The River Thames at Wallingford
The River Thames at Wallingford

Thames Head, Gloucestershire, to Thames Barrier, London

The Thames Path is a splendid riverside trail pioneered by David Sharp and the Rambler's Association, stretching 180 miles (288 km) along the River Thames. The path leads from the origin of the Thames in the foothills of the Cotswolds to the capital, passing through a wealth of fascinating riverside scenery and towns such as Oxford, Henley, and Windsor.

For much of its length, the Thames Path closely follows the ... well, yes, the River Thames. The river itself has been called "liquid history", but quite apart from its historical associations - which are many - the Thames Valley provides generally easy walking through water meadows and lovely riverside villages. Due to the challenges of obtaining rights of way, the path is forced to cross the river numerous times.

The first half of the path, as far as Oxford, wanders through quiet, open countryside, and you may find there are more cows keeping you company than there are fellow walkers. After Oxford, the villages get more numerous, and larger, until you reach the sprawl of Greater London.

The path splits in two at London, with a branch on each bank of the river, and both branches carry on through the city as far as the Thames Barrier near Greenwich.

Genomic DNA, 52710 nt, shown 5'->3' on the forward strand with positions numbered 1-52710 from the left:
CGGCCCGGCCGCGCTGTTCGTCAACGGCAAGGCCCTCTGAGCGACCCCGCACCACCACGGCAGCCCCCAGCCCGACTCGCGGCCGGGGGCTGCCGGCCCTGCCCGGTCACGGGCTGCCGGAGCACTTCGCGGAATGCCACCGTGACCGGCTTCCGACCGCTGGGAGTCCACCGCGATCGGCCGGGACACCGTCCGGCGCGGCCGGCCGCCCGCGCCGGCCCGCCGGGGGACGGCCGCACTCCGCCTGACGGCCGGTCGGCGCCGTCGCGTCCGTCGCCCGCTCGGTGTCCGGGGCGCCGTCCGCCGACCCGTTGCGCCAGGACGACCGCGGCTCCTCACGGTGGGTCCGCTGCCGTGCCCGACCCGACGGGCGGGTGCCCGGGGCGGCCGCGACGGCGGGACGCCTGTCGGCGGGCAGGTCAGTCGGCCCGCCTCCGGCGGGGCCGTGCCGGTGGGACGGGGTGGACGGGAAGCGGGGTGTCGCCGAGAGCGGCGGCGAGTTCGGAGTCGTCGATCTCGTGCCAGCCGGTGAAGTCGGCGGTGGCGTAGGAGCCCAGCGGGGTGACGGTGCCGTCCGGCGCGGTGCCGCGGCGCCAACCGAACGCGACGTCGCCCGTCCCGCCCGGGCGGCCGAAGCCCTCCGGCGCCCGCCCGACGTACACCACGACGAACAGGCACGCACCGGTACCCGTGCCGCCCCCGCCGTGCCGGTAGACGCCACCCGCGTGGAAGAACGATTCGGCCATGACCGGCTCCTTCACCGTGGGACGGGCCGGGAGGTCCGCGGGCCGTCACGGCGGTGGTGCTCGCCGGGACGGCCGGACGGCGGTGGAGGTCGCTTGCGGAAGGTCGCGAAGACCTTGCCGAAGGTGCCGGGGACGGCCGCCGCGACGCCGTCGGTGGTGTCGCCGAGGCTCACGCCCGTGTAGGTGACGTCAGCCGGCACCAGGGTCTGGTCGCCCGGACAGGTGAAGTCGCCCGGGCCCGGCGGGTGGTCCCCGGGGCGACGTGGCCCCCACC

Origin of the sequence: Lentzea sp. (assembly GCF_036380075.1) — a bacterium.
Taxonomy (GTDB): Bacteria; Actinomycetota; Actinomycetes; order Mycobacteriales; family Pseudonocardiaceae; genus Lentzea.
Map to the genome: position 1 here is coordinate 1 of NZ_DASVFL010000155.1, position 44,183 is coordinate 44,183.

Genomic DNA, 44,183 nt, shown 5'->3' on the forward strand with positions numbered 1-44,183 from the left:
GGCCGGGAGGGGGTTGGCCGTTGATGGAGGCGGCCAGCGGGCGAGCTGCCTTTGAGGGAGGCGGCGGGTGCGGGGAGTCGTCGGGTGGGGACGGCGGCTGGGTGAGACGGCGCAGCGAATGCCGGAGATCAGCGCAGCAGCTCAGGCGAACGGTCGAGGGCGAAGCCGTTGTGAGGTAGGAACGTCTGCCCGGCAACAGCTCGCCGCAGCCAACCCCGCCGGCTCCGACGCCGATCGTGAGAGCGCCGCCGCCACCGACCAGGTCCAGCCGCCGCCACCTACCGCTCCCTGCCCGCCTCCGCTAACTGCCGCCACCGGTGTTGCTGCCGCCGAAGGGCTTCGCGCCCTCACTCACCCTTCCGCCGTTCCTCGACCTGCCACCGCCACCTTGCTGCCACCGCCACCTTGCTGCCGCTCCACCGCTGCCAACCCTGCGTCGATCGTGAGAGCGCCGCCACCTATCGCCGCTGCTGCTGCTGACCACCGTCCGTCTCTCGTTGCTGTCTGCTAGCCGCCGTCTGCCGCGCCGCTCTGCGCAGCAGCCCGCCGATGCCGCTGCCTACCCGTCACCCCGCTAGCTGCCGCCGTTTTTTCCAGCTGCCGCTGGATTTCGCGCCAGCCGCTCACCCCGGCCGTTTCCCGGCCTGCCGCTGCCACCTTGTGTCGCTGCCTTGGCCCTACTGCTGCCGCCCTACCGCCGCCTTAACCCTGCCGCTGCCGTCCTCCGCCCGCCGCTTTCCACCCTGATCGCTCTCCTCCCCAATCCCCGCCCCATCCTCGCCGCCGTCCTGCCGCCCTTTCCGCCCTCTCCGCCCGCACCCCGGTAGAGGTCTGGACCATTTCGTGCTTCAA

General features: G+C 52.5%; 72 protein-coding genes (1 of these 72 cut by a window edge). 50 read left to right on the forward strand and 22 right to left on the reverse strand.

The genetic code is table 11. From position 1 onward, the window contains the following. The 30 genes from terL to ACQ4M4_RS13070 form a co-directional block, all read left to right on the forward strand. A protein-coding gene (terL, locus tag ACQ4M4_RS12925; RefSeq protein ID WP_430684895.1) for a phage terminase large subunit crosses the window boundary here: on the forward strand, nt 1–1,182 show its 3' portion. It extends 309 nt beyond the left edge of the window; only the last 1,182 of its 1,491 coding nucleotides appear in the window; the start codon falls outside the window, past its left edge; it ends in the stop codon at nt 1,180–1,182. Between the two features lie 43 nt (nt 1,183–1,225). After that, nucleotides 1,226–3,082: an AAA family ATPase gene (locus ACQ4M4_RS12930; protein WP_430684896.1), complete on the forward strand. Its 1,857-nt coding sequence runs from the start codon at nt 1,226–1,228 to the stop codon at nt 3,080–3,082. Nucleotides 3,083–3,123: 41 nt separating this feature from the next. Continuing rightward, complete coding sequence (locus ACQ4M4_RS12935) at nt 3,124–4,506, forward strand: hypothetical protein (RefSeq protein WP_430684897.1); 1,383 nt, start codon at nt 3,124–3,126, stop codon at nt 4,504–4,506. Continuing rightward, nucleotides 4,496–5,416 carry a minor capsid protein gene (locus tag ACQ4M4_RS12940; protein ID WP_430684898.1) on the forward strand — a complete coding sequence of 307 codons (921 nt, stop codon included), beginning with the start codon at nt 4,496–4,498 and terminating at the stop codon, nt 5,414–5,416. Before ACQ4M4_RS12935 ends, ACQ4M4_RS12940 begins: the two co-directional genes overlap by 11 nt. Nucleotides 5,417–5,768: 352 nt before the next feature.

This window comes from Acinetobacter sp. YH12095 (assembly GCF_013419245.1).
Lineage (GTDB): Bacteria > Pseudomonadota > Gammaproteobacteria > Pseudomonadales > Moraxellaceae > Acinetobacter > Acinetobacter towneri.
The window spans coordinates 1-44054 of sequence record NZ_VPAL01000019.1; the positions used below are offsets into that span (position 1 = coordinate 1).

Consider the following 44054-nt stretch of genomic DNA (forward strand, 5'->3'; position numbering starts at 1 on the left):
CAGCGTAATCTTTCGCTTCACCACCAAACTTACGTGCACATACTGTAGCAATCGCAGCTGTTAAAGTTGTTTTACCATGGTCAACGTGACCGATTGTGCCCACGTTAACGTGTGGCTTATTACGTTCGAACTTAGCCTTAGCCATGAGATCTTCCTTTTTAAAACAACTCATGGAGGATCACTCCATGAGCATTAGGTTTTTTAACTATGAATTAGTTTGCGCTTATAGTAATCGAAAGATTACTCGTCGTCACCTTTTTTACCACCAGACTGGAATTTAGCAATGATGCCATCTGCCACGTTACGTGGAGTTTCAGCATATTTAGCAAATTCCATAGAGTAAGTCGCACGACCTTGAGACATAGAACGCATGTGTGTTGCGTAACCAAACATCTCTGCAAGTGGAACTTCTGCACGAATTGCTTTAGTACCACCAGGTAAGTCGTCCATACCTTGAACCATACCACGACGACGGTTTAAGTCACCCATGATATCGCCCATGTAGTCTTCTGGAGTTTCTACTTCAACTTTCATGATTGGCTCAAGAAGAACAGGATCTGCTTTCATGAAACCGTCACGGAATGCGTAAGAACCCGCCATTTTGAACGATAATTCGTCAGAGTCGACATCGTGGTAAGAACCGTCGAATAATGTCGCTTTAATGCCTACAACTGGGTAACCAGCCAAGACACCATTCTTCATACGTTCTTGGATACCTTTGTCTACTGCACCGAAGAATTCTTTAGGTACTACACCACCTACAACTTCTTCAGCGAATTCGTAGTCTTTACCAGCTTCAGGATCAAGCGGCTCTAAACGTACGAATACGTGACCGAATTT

The Cotswolds countryside
Oxford - the historic 'city of dreaming spires'
Henley-on-Thames - home to the world's premier regatta
Runnymede - where the Magna Carta was signed
Windsor - home to the royal residence at Windsor Castle
Hampton Court Palace - superb Tudor palace begun by Cardinal Wolsey
Ham House - a red-brick mansion built in 1610 by the Earl of Dysart
The Thames Barrier - a striking modern flood control barrier

The Thames Path at Little Wittenham, Oxfordshire
The Thames Path at Little Wittenham, Oxfordshire

Ordnance Survey maps covering the Thames Path National Trail:

Landranger OS maps (Scale: 2cm = 1km / 1: 50000) The following maps will cover the entire Thames Path:
163 Cheltenham & Cirencester
164 Oxford
174 Newbury and Wantage
175 Reading and Windsor
176 West London
177 East London

Explorer OS maps (Scale: 4cm = 1 km / 1: 25000) - best for walking - These larger scale maps include more detail than the Landranger maps above, including field boundaries, which can be a very useful aide when navigating the trail. The following maps will cover the entire Thames Path:
160 Windsor, Weybridge and Bracknell
161 London South
162 Greenwich + Gravesend
168 Stroud, Tetbury and Malmesbury
169 Cirencester and Swindon
170 Abingdon, Wantage and Vale of White Horse
171 Chiltern Hills West
172 Chiltern Hills East
173 London North
180 Oxford

All OS maps are available at 10% off retail price, by special arrangement if you order through Britain Express. Both laminated waterproof and plain paper maps are available.

Guidebooks & Accommodation

The Thames Path - National Trail Guide by David Sharp. Aurum Press.

Thames: The River and The Path: Detailed Map by John Hale, Geoprojects

The Thames Path National Trail Companion by National Trails Office

Stillwell's National Trail Companion by Tim Stillwell and Dean Conway, Stillwell Publications, - lists accommodation on and near national trails throughout the UK and Ireland

The Rambler's Yearbook and Accommodation Guide published by the Rambler's Association - lists accommodation and walking resources.


National Trails Office
Speedwell House
Web: Thames Path

Ramblers Association
2nd Floor, Camelford House
87-90 Albert Embankment
London, SE1 7TW

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